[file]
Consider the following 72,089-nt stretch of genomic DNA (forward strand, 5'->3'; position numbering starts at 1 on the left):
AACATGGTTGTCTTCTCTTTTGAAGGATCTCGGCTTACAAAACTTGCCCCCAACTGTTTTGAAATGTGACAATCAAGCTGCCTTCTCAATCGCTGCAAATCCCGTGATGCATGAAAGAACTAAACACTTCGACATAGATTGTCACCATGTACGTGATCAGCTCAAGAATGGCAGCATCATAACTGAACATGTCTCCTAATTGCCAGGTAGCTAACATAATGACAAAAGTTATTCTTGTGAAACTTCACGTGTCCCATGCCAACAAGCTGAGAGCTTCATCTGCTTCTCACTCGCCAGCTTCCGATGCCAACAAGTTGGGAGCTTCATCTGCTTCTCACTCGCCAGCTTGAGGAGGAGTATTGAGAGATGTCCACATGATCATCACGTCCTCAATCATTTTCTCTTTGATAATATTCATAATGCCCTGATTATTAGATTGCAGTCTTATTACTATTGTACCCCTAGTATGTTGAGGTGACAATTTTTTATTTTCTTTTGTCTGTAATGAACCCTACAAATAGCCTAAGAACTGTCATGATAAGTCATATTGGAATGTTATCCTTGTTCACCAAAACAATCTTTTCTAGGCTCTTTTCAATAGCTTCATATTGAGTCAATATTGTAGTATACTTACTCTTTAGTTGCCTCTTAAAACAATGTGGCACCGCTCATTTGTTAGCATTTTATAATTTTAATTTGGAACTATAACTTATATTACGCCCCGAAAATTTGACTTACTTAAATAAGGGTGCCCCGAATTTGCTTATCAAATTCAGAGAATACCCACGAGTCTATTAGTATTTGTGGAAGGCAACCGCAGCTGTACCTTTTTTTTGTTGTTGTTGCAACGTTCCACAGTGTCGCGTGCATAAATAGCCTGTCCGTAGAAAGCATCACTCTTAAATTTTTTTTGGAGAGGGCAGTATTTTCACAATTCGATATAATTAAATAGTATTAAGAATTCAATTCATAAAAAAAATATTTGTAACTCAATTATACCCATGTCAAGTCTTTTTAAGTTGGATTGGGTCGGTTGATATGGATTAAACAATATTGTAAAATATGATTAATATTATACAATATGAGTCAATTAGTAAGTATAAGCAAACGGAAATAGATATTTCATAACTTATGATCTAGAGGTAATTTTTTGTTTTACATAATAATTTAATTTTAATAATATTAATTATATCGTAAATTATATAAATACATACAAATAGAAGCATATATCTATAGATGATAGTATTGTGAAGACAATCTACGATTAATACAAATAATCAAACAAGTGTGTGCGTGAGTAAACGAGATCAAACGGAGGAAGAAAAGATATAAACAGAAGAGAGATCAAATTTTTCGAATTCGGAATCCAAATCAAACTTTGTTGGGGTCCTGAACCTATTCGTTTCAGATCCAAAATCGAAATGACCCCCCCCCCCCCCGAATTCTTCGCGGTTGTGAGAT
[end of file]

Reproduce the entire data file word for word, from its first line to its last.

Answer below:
Consider the following 72,089-nt stretch of genomic DNA (forward strand, 5'->3'; position numbering starts at 1 on the left):
AACATGGTTGTCTTCTCTTTTGAAGGATCTCGGCTTACAAAACTTGCCCCCAACTGTTTTGAAATGTGACAATCAAGCTGCCTTCTCAATCGCTGCAAATCCCGTGATGCATGAAAGAACTAAACACTTCGACATAGATTGTCACCATGTACGTGATCAGCTCAAGAATGGCAGCATCATAACTGAACATGTCTCCTAATTGCCAGGTAGCTAACATAATGACAAAAGTTATTCTTGTGAAACTTCACGTGTCCCATGCCAACAAGCTGAGAGCTTCATCTGCTTCTCACTCGCCAGCTTCCGATGCCAACAAGTTGGGAGCTTCATCTGCTTCTCACTCGCCAGCTTGAGGAGGAGTATTGAGAGATGTCCACATGATCATCACGTCCTCAATCATTTTCTCTTTGATAATATTCATAATGCCCTGATTATTAGATTGCAGTCTTATTACTATTGTACCCCTAGTATGTTGAGGTGACAATTTTTTATTTTCTTTTGTCTGTAATGAACCCTACAAATAGCCTAAGAACTGTCATGATAAGTCATATTGGAATGTTATCCTTGTTCACCAAAACAATCTTTTCTAGGCTCTTTTCAATAGCTTCATATTGAGTCAATATTGTAGTATACTTACTCTTTAGTTGCCTCTTAAAACAATGTGGCACCGCTCATTTGTTAGCATTTTATAATTTTAATTTGGAACTATAACTTATATTACGCCCCGAAAATTTGACTTACTTAAATAAGGGTGCCCCGAATTTGCTTATCAAATTCAGAGAATACCCACGAGTCTATTAGTATTTGTGGAAGGCAACCGCAGCTGTACCTTTTTTTTGTTGTTGTTGCAACGTTCCACAGTGTCGCGTGCATAAATAGCCTGTCCGTAGAAAGCATCACTCTTAAATTTTTTTTGGAGAGGGCAGTATTTTCACAATTCGATATAATTAAATAGTATTAAGAATTCAATTCATAAAAAAAATATTTGTAACTCAATTATACCCATGTCAAGTCTTTTTAAGTTGGATTGGGTCGGTTGATATGGATTAAACAATATTGTAAAATATGATTAATATTATACAATATGAGTCAATTAGTAAGTATAAGCAAACGGAAATAGATATTTCATAACTTATGATCTAGAGGTAATTTTTTGTTTTACATAATAATTTAATTTTAATAATATTAATTATATCGTAAATTATATAAATACATACAAATAGAAGCATATATCTATAGATGATAGTATTGTGAAGACAATCTACGATTAATACAAATAATCAAACAAGTGTGTGCGTGAGTAAACGAGATCAAACGGAGGAAGAAAAGATATAAACAGAAGAGAGATCAAATTTTTCGAATTCGGAATCCAAATCAAACTTTGTTGGGGTCCTGAACCTATTCGTTTCAGATCCAAAATCGAAATGACCCCCCCCCCCCCCGAATTCTTCGCGGTTGTGAGAT